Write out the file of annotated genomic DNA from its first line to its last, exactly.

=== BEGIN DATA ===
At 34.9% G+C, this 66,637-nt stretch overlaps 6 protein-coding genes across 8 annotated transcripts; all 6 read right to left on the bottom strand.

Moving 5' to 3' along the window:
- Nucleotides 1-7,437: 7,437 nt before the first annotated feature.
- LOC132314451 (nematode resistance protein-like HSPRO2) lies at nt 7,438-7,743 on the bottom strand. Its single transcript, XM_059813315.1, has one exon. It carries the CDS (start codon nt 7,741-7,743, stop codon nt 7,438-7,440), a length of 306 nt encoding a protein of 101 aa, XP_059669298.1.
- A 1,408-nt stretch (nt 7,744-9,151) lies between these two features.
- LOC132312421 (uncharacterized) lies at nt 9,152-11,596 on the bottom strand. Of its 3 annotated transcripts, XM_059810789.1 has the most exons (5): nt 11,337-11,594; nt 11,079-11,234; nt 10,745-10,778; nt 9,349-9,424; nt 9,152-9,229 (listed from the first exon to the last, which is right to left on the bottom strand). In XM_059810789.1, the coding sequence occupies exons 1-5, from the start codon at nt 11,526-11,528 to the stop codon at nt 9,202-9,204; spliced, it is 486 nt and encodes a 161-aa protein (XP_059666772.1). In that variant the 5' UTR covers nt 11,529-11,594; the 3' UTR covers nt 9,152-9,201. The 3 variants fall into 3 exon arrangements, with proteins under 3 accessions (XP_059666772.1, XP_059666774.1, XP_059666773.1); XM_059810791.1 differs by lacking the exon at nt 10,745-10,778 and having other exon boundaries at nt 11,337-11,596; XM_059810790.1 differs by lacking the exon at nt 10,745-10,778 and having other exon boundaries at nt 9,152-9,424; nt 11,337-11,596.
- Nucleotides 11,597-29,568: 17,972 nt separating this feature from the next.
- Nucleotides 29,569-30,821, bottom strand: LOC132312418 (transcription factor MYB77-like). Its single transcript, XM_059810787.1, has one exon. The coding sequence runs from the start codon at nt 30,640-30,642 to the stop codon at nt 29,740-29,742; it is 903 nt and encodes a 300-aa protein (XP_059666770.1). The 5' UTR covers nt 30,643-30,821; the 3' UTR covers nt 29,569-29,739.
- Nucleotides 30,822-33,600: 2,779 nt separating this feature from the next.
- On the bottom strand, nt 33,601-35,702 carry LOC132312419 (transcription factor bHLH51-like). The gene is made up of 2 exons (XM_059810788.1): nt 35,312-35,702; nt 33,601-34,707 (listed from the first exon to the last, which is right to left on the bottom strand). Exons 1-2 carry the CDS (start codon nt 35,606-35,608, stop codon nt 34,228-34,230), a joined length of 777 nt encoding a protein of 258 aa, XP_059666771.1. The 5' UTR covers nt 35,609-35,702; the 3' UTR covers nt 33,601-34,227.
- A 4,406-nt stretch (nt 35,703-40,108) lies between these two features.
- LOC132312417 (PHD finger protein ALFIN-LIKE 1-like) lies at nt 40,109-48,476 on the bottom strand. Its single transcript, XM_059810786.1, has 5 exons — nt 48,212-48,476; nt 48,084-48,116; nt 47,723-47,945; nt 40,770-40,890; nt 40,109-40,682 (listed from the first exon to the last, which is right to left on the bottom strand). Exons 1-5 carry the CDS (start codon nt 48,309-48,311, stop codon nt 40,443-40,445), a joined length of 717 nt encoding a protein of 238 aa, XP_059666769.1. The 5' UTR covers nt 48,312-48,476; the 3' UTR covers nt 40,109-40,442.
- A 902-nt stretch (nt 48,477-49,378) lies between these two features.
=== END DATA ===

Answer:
At 34.9% G+C, this 66,637-nt stretch overlaps 6 protein-coding genes across 8 annotated transcripts; all 6 read right to left on the bottom strand.

Moving 5' to 3' along the window:
- Nucleotides 1-7,437: 7,437 nt before the first annotated feature.
- LOC132314451 (nematode resistance protein-like HSPRO2) lies at nt 7,438-7,743 on the bottom strand. Its single transcript, XM_059813315.1, has one exon. It carries the CDS (start codon nt 7,741-7,743, stop codon nt 7,438-7,440), a length of 306 nt encoding a protein of 101 aa, XP_059669298.1.
- A 1,408-nt stretch (nt 7,744-9,151) lies between these two features.
- LOC132312421 (uncharacterized) lies at nt 9,152-11,596 on the bottom strand. Of its 3 annotated transcripts, XM_059810789.1 has the most exons (5): nt 11,337-11,594; nt 11,079-11,234; nt 10,745-10,778; nt 9,349-9,424; nt 9,152-9,229 (listed from the first exon to the last, which is right to left on the bottom strand). In XM_059810789.1, the coding sequence occupies exons 1-5, from the start codon at nt 11,526-11,528 to the stop codon at nt 9,202-9,204; spliced, it is 486 nt and encodes a 161-aa protein (XP_059666772.1). In that variant the 5' UTR covers nt 11,529-11,594; the 3' UTR covers nt 9,152-9,201. The 3 variants fall into 3 exon arrangements, with proteins under 3 accessions (XP_059666772.1, XP_059666774.1, XP_059666773.1); XM_059810791.1 differs by lacking the exon at nt 10,745-10,778 and having other exon boundaries at nt 11,337-11,596; XM_059810790.1 differs by lacking the exon at nt 10,745-10,778 and having other exon boundaries at nt 9,152-9,424; nt 11,337-11,596.
- Nucleotides 11,597-29,568: 17,972 nt separating this feature from the next.
- Nucleotides 29,569-30,821, bottom strand: LOC132312418 (transcription factor MYB77-like). Its single transcript, XM_059810787.1, has one exon. The coding sequence runs from the start codon at nt 30,640-30,642 to the stop codon at nt 29,740-29,742; it is 903 nt and encodes a 300-aa protein (XP_059666770.1). The 5' UTR covers nt 30,643-30,821; the 3' UTR covers nt 29,569-29,739.
- Nucleotides 30,822-33,600: 2,779 nt separating this feature from the next.
- On the bottom strand, nt 33,601-35,702 carry LOC132312419 (transcription factor bHLH51-like). The gene is made up of 2 exons (XM_059810788.1): nt 35,312-35,702; nt 33,601-34,707 (listed from the first exon to the last, which is right to left on the bottom strand). Exons 1-2 carry the CDS (start codon nt 35,606-35,608, stop codon nt 34,228-34,230), a joined length of 777 nt encoding a protein of 258 aa, XP_059666771.1. The 5' UTR covers nt 35,609-35,702; the 3' UTR covers nt 33,601-34,227.
- A 4,406-nt stretch (nt 35,703-40,108) lies between these two features.
- LOC132312417 (PHD finger protein ALFIN-LIKE 1-like) lies at nt 40,109-48,476 on the bottom strand. Its single transcript, XM_059810786.1, has 5 exons — nt 48,212-48,476; nt 48,084-48,116; nt 47,723-47,945; nt 40,770-40,890; nt 40,109-40,682 (listed from the first exon to the last, which is right to left on the bottom strand). Exons 1-5 carry the CDS (start codon nt 48,309-48,311, stop codon nt 40,443-40,445), a joined length of 717 nt encoding a protein of 238 aa, XP_059666769.1. The 5' UTR covers nt 48,312-48,476; the 3' UTR covers nt 40,109-40,442.
- A 902-nt stretch (nt 48,477-49,378) lies between these two features.